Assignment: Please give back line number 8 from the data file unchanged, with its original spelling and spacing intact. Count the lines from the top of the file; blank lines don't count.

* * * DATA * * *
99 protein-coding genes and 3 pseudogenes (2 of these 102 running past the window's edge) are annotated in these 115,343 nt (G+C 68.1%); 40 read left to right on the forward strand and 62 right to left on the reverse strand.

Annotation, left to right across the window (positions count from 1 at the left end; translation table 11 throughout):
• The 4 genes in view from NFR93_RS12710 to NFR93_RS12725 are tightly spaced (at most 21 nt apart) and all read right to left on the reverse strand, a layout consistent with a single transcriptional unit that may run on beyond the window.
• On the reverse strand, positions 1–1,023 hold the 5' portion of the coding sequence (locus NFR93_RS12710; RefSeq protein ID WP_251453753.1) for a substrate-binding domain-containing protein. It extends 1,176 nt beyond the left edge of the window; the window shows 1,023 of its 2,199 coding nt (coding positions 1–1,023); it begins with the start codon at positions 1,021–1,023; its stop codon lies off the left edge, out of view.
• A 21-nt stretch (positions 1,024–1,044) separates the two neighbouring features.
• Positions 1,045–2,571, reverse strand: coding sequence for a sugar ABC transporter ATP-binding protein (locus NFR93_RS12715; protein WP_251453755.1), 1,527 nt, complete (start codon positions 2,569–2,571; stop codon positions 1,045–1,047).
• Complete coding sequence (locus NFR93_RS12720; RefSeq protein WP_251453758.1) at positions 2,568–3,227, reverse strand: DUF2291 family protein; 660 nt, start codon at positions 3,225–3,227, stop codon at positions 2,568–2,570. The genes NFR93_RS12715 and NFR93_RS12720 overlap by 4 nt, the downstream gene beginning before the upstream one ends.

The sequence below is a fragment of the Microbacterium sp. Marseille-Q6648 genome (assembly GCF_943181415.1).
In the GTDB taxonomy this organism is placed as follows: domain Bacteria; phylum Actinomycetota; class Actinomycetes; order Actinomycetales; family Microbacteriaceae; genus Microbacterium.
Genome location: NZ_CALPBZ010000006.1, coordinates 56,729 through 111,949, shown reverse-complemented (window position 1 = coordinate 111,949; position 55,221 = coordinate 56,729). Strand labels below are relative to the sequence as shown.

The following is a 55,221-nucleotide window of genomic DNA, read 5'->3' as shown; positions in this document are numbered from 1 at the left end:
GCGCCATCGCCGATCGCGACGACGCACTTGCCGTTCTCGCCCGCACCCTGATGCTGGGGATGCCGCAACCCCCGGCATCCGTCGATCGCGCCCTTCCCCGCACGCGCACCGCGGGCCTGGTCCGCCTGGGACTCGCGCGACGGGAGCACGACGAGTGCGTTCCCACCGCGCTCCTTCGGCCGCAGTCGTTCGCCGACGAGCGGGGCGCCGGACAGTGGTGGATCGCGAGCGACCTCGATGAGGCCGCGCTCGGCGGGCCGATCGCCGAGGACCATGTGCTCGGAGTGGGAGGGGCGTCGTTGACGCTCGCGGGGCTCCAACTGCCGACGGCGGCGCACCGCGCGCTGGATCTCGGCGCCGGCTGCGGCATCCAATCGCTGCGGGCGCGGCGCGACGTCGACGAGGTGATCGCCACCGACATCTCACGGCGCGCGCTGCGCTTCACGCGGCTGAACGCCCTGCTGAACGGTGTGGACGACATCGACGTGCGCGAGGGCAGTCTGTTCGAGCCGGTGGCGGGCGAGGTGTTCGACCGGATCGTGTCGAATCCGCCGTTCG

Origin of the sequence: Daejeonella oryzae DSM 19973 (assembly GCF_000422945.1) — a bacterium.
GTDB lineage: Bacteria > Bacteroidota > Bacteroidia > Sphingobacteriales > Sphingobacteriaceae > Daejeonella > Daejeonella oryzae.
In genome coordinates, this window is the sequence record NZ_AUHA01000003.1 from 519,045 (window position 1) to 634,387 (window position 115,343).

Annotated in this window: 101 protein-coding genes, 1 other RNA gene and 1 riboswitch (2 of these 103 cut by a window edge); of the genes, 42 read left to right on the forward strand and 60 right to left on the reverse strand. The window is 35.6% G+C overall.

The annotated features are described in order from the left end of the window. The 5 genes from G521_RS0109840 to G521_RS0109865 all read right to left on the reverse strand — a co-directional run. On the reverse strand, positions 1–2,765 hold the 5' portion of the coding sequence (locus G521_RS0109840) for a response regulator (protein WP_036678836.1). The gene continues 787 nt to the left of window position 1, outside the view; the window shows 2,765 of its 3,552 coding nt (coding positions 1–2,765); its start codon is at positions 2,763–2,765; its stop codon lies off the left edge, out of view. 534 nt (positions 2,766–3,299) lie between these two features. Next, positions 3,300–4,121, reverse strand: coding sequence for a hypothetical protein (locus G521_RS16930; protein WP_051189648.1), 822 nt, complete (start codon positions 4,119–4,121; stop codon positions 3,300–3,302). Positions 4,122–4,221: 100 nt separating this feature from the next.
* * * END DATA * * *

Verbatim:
The sequence below is a fragment of the Microbacterium sp. Marseille-Q6648 genome (assembly GCF_943181415.1).